As a way of funding the project, you can purchase three stems for around $1.
14. Ward’s Farm
Location: 120 Bassett Road
Time: 1-hour 50-minutes
Ward’s Farm is dedicated purely to those looking to snip their own blossoms. Specialising in flowers, their best attractions are the sunflower fields and dahlias. Each year the farm offers a new variety of flowers, creating an exciting experience for those who attend regularly.
Throughout the year there are a number of seasonal activities that include pumpkin-picking in fall and lily-picking at the end of summer.
After a day of picking flowers, you can embark on a food tour in Philadelphia, only 45-minutes away.
15. Sussex County Sunflower Maze
Location: 101 Co Road 645
Time: 1-hour 10-minutes
There’s no shortage of humongous sunflowers at Sussex County Sunflower Maze. Every season, a range of seeds are planted, resulting in sunflowers of all shapes and sizes. They’re typically open for the blooming season in August. From large and bright yellow flowers to smaller flowers with darker petals and tinier bulbs.
Fun Facts about Sunflowers
- Not all sunflowers are yellow – they also come in purple and red.
- Sunflowers can range in height. There are two categories of sunflowers: tall and dwarf. Tall sunflowers tend to be yellow and durable and will reach between 12 and 16 feet high. Dwarf sunflowers tend to be grown in clusters in small gardens and pots. They are referred to as dwarfs because they tend not to grow taller than 3 feet. However, both sizes love the full sunlight.
- Young sunflowers track the sun. Their face will follow the sun from sunrise to sunset every day and keep repeating this until they mature.
- Mature sunflowers face East. Once a sunflower reaches maturity their internal clocks start slowing down. Also, sunflowers are more productively warmed when facing East and once warmer they can attract up to five times more pollinators.
- Sunflowers are native to the United States. Although it is now harvested around the world, the sunflower plant is native to North America. North Dakota is the leading US state for sunflower production.
- Thousands of tiny flowers create a sunflower’s head. Each petal on the circumference of a sunflower is a unique flower. The long petals are called “ray florets”.
- There is a Teddy Bear Sunflower. These sunflowers are particularly bushy and spherical. They tend to produce double blooms which gives them a full fluffy head that looks like a teddy bear.
- Sunflower Seeds are highly nutritious. They are loaded with minerals like potassium, calcium, magnesium and iron as well as vitamins. Plus they are a valuable source of protein, fiber and polyunsaturated fat.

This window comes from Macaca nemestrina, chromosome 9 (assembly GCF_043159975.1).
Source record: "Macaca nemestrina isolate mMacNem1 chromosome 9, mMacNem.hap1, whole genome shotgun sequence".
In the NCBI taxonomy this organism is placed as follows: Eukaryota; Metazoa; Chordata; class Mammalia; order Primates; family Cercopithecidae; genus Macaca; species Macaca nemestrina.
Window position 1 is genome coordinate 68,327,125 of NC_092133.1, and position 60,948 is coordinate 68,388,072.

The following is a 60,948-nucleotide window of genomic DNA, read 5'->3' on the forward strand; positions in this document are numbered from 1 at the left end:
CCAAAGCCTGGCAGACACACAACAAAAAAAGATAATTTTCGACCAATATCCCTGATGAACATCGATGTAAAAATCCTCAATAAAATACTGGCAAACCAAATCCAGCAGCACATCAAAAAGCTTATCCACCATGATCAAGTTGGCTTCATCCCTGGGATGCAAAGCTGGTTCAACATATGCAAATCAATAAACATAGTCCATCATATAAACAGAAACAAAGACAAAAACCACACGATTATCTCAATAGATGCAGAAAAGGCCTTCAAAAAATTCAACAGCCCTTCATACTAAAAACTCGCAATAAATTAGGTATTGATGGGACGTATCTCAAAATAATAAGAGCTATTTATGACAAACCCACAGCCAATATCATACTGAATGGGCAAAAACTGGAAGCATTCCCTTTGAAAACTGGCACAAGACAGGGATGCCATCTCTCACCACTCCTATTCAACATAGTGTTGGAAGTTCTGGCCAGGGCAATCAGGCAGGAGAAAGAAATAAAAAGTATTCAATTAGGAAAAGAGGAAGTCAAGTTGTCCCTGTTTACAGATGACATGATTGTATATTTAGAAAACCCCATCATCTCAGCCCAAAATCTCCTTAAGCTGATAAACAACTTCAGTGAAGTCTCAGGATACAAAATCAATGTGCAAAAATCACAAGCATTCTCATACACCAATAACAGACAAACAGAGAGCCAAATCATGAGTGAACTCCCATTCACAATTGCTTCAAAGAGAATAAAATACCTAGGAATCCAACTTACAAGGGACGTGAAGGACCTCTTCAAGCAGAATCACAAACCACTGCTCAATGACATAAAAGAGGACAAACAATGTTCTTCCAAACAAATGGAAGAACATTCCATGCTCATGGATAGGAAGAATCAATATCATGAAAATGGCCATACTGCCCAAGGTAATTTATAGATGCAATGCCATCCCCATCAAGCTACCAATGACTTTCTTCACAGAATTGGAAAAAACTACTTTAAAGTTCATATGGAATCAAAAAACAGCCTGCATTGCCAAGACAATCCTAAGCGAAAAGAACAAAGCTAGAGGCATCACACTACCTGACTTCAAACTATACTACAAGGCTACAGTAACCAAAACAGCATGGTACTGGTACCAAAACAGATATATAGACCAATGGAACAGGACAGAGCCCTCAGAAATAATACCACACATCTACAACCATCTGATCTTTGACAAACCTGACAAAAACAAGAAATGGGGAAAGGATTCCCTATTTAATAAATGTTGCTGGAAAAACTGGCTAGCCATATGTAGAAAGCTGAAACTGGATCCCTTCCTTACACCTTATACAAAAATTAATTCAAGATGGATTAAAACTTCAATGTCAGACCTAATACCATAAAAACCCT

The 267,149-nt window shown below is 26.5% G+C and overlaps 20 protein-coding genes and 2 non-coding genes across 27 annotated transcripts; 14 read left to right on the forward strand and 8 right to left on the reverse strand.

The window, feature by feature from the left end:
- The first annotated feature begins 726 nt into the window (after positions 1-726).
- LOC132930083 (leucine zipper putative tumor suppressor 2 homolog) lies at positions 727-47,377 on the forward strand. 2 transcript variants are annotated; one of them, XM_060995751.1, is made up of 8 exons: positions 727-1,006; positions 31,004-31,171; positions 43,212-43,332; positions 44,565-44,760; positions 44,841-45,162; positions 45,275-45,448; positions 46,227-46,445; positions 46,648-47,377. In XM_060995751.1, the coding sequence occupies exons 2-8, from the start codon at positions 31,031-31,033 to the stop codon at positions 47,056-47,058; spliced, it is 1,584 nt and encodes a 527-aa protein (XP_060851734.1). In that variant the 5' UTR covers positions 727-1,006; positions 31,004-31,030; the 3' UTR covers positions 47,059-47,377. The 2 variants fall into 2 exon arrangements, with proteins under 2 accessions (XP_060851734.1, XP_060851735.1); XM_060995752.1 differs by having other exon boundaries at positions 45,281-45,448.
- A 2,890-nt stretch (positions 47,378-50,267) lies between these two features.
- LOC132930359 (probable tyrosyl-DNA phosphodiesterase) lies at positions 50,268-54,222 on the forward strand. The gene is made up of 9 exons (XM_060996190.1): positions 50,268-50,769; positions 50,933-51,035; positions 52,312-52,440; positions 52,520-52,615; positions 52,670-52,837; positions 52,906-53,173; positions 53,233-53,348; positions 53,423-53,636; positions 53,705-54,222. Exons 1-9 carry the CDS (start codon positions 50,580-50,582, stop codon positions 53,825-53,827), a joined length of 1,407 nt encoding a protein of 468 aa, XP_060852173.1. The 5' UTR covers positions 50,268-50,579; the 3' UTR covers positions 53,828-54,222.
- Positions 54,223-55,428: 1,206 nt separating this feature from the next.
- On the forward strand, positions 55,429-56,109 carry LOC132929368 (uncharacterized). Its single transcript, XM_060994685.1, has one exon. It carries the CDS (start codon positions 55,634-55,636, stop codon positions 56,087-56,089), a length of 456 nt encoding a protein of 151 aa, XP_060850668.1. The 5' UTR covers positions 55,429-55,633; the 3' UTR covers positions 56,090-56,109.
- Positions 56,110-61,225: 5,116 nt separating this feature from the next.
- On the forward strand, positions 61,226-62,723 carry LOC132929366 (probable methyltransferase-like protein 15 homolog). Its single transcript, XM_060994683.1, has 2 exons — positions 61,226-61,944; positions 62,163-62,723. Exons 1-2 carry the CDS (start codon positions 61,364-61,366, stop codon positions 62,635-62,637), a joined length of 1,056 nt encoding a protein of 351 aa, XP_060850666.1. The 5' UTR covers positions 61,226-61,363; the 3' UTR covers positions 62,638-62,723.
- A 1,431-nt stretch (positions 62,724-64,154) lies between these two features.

What Can I do with Sunflower Seeds?
Sunflower seeds are most commonly used in two ways. One is to eat them and two is to grow more sunflowers. Here’s how!
How to Cook with Sunflower Seeds
Sunflower seeds are often forgotten in the pantry but they are super nutritious and can also add great flavour to food. Here are six ways to cook with sunflower seeds:
- Add to dough when making bread
- Sprinkle on your salads for some extra crunch
- Add to baked goods like muffins before putting them in the oven
- Add to vegetables for more flavor – toast the sunflower seeds before or add them to the cooking method
- Mix them in with your breakfast cereal
- When making pesto
How to Grow a Sunflower Garden in NJ
It is relatively easy to grow a sunflower garden in New Jersey. Sunflowers like full sun, but they also need a bit of shelter, so they don’t fall over. Against a wall or a fence is perfect. Literally, sow the seeds where you want the sunflowers to grow. Place the seeds about 12mm deep and 45cm apart. Mid-April to May is the best time of year to sow sunflower seeds. Give them good thorough water at least once a week.
If you want to cut your sunflowers do so early in the morning and make sure you use a tall vase so that their heads are supported.
Adventuring to the Picturesque Sunflower Fields in NJ
No matter how young or old you are, there’s nothing quite like losing yourself in a field of sunflowers. Bursting with bright yellows, they’re as cheerful looking as they are beautiful.
You couldn’t find yourself in a better place than New Jersey in the summer to see them in full bloom. With dozens of sunflower fields being only a short drive from the city, you can pick your own to bring some colour to your home. Not only that, but some of these farms offer a plethora of adventures for friends and families.
I covered all of the costs associated with writing this article. However, this sunflower fields in New Jersey post includes affiliate links. That means if you click through and end up making a purchase I will receive a small commission. I wanted to make sure you were aware of this.